Choosing the Right Safari
Preparing for your Safari
Currency and Tipping
Currency and Tipping
2014 has been an exciting year for me full of travel and photography. I had a chance to host some really great people on my safaris and on my underwater trips. Being out among nature I see the impact that humans have on wildlife: mostly negative, but sometimes positive. As I review the year in photos in this blog, I have decided to highlight some of the conservation issues I experience out in the field with my camera.
This annual favorite is a chance to see and appreciate these great predators up close. We get to see some large breeding age female tiger sharks and loads of lemon and reef sharks. Unfortunately, many have fishing gear or scars from fishing gear cutting their mouths or slowly slicing through fins. I seriously want to reach out and cut the line off, but this is a shark and touching would be a big mistake!
Africa has many conservation issues, some newer and some are very old problems. The one that is having a vast impact on wildlife, conservation, tourism, and economy is rhino poaching. The region where my lodge is has a very high number of rhinos and thus has been changing as rhino poaching continues to increase. I have seen my region go from no rhino poaching a few years ago to armed antipoaching road blocks and patrols. This year has already seen more deaths to rhinos (and humans) from poaching than any other year.
We can still see white and black rhino on our game drives, but this is through the efforts of their caretakers: often they have had to remove the horns to keep their animals and land safe.
A baby rhino nuzzles his mother who has had her horn removed
Join one of my safaris in 2015 or 2016 – small groups of 6 and spaces are going fast!
Each year whale sharks and manta rays aggregate in the Gulf of Mexico to feed on the krill bloom. The whale sharks are full grown and many are breeding females. This is a perfect opportunity to witness them in their feeding behavior. They seem to be completely unimpacted by our presence. The encounters are regulated in a sustainable way making this a great educational opportunity for people to see, experience, an appreciate a fish that is little understood and in places overfished.
Can’t wait to get back. I have secured a prime block of time in July 2015 for my 2 groups of 6. Join Us
I have been photographing manatees for many years and have seen the evolution of manatee conservation awareness and the rise of manatee tourism. More and more people are impassioned and taking action for the manatees that I am confident that manatees will continue to be a stable if not increasing population in Florida.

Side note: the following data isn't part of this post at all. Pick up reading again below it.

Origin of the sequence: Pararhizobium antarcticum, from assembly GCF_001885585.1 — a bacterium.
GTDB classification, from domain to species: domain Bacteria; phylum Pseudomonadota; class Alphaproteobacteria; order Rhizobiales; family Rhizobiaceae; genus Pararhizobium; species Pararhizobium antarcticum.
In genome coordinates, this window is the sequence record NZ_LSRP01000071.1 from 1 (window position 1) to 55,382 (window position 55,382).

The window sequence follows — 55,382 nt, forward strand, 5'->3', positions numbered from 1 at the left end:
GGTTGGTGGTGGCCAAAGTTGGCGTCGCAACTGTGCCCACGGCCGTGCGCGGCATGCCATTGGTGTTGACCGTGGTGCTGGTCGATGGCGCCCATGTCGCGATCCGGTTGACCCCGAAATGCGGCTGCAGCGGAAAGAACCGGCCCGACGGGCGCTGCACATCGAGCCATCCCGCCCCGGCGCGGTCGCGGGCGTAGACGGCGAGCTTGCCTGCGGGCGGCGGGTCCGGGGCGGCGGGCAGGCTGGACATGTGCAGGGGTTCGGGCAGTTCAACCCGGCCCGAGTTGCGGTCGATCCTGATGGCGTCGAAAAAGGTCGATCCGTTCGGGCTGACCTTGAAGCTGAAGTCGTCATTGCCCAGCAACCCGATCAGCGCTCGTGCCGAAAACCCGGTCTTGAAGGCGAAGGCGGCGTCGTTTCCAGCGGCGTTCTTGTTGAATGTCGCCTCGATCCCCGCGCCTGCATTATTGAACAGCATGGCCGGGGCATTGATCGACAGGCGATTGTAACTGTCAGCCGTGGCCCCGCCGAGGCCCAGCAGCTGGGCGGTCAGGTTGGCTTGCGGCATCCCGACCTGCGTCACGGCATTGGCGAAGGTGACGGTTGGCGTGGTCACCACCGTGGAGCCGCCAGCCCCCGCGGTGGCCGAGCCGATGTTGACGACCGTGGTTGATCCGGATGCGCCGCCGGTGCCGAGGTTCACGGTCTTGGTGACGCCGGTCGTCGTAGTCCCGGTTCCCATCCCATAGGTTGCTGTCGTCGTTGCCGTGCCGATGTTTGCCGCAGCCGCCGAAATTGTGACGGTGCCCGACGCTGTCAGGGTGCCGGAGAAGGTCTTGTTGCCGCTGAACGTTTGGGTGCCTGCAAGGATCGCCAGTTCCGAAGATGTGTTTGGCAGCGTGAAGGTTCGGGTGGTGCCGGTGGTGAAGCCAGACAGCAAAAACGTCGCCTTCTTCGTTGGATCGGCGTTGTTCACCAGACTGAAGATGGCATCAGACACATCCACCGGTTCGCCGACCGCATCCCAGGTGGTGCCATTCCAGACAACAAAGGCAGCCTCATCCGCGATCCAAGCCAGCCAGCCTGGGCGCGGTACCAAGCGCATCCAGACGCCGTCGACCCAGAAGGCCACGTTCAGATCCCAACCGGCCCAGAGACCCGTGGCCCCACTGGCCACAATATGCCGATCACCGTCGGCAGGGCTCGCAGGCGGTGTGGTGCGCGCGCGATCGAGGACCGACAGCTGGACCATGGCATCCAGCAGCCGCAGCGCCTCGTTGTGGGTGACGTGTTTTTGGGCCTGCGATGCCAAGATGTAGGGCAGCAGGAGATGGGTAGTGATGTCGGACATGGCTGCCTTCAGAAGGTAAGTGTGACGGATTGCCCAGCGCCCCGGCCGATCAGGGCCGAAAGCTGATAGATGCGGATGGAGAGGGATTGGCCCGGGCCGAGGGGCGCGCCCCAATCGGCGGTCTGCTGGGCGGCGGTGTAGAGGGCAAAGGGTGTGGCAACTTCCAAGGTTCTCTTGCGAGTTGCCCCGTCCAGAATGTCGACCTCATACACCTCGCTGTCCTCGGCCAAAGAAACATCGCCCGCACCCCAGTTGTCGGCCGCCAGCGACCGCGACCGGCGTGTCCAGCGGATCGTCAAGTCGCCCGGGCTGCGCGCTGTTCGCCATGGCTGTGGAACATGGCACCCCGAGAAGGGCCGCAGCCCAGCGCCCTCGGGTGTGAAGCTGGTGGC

Photographing sailfish is an athletic event. It is fascinating to watch them work as a team to keep a baitball and take turns disrupting and eating the fish.
While looking for sailfish we ran across an out of season whale shark in the water. When we got in to see it we discovered it was severely tangled in a fishing net dragging buoys with the ropes running through the mouth and across the gills. I fear this whale shark may not last long.
Wild dogs were killed by farmers and homesteaders and remain a rare and endangered species. I have heard reports starting last year of some in our area and was fortunate to see some on my own land. What a wonderful feeling to host wild dogs on our reserve! They travel around but repeated reports in our area seem to indicate they are more or less residents.
Numerous oil spills have made this species of penguin vulnerable. This colony of Simons Town in the Cape Peninsula is a rare onshore nesting group – most nest on offshore islands. In the nesting season it is possible to take a walk on the beach and have them walk right past you on the way to their nests. They also take shelter around buildings and under cars in town. The locals have adapted since the penguins came to town about a decade ago. I had one come into the restaurant where I was eating: hopping up the stairs to scout it out.
I consider this to be a positive conservation story: swimming with wild dolphins. These dolphins are not fed, trained, confined or otherwise forced to interact with the swimmers. They do it because they want to and they have been doing so for 30 years. This proves you do not need captive dolphins in order to offer close encounters: you can do it in their own environment and on their own terms. The charter captain has been documenting these pods his whole career and contributes his records to biologists. It takes some speed and creativity to interest these intelligent creatures, but when you engage together it is magic.
If this has made you hungry to get out there next year, please contact me at the link at the top or visit my website for details. Spaces on my trip schedule are filling fast. www.gregorysweeney.com